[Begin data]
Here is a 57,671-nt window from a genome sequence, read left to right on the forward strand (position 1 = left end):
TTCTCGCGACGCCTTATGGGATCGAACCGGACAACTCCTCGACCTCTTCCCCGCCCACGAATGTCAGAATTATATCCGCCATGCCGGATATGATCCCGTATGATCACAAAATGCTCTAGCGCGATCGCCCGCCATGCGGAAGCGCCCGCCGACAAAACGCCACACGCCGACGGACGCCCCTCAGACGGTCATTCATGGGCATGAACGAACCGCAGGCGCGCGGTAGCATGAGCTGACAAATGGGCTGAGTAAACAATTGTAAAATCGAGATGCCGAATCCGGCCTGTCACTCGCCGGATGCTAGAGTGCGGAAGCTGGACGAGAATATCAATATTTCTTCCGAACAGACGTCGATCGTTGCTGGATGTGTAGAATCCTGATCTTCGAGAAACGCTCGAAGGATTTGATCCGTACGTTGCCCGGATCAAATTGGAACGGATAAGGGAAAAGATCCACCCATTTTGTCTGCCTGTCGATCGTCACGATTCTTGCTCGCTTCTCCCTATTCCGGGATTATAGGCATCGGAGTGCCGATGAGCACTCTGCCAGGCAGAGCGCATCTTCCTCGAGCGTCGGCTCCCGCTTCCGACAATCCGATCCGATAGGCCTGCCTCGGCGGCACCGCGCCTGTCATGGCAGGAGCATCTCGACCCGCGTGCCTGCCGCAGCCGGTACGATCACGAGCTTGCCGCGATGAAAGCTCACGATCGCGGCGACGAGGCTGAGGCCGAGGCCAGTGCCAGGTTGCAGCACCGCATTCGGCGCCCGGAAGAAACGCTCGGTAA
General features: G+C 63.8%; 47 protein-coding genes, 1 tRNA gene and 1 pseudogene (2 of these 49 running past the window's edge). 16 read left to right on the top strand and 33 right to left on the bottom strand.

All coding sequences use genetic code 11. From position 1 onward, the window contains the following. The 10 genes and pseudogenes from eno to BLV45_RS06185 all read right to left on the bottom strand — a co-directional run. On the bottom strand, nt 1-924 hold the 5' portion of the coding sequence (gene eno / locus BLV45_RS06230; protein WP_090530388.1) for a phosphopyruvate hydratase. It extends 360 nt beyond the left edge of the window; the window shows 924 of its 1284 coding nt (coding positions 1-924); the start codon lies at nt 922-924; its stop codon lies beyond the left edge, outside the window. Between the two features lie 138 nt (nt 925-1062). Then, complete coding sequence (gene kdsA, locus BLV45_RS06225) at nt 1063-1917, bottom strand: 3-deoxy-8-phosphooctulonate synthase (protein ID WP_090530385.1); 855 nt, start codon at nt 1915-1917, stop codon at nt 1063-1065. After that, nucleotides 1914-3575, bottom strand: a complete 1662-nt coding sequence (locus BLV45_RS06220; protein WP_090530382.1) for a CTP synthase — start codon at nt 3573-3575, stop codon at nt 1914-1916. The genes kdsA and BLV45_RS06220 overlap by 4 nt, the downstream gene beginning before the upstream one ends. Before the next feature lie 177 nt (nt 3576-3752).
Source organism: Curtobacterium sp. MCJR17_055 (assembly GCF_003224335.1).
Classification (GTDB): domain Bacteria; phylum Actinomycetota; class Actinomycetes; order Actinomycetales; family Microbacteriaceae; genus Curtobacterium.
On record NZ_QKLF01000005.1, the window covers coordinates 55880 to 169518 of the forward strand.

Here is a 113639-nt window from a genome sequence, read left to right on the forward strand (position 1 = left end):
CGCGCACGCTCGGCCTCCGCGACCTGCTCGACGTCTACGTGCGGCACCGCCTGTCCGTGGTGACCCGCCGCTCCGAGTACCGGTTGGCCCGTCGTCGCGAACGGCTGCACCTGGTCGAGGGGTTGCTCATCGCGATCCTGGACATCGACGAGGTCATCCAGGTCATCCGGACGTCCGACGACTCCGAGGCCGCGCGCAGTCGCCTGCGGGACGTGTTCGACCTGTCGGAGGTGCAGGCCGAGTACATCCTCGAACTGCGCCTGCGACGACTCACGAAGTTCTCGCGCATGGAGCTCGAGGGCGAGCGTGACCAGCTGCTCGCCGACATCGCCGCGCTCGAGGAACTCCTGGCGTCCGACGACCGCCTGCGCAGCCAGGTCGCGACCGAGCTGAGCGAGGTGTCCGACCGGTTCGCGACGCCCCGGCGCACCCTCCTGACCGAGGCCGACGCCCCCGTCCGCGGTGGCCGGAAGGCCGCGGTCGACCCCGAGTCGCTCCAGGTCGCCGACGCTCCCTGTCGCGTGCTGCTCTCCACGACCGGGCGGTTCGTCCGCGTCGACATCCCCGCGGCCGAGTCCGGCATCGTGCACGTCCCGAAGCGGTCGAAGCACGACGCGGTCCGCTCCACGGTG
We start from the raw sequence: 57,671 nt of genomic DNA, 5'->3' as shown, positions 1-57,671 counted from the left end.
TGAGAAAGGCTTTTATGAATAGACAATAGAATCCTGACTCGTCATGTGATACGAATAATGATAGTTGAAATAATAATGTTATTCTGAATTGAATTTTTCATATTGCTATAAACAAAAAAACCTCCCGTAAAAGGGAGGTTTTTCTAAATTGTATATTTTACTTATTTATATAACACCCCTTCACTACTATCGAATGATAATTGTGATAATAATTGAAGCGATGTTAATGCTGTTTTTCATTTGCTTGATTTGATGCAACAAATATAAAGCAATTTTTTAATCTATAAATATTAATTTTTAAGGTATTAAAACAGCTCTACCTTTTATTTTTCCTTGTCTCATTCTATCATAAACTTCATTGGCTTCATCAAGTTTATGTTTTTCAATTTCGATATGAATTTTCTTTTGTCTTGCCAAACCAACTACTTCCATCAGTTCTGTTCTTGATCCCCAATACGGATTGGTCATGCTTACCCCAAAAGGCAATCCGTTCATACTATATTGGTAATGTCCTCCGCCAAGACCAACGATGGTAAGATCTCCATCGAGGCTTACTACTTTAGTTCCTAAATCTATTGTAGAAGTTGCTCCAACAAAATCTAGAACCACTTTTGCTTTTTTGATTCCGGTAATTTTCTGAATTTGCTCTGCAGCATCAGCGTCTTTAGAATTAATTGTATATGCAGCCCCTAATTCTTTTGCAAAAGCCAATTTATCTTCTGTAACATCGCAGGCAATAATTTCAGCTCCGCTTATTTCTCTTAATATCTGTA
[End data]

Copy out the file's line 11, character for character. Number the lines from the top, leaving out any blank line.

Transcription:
TGAGAAAGGCTTTTATGAATAGACAATAGAATCCTGACTCGTCATGTGATACGAATAATGATAGTTGAAATAATAATGTTATTCTGAATTGAATTTTTCATATTGCTATAAACAAAAAAACCTCCCGTAAAAGGGAGGTTTTTCTAAATTGTATATTTTACTTATTTATATAACACCCCTTCACTACTATCGAATGATAATTGTGATAATAATTGAAGCGATGTTAATGCTGTTTTTCATTTGCTTGATTTGATGCAACAAATATAAAGCAATTTTTTAATCTATAAATATTAATTTTTAAGGTATTAAAACAGCTCTACCTTTTATTTTTCCTTGTCTCATTCTATCATAAACTTCATTGGCTTCATCAAGTTTATGTTTTTCAATTTCGATATGAATTTTCTTTTGTCTTGCCAAACCAACTACTTCCATCAGTTCTGTTCTTGATCCCCAATACGGATTGGTCATGCTTACCCCAAAAGGCAATCCGTTCATACTATATTGGTAATGTCCTCCGCCAAGACCAACGATGGTAAGATCTCCATCGAGGCTTACTACTTTAGTTCCTAAATCTATTGTAGAAGTTGCTCCAACAAAATCTAGAACCACTTTTGCTTTTTTGATTCCGGTAATTTTCTGAATTTGCTCTGCAGCATCAGCGTCTTTAGAATTAATTGTATATGCAGCCCCTAATTCTTTTGCAAAAGCCAATTTATCTTCTGTAACATCGCAGGCAATAATTTCAGCTCCGCTTATTTCTCTTAATATCTGTA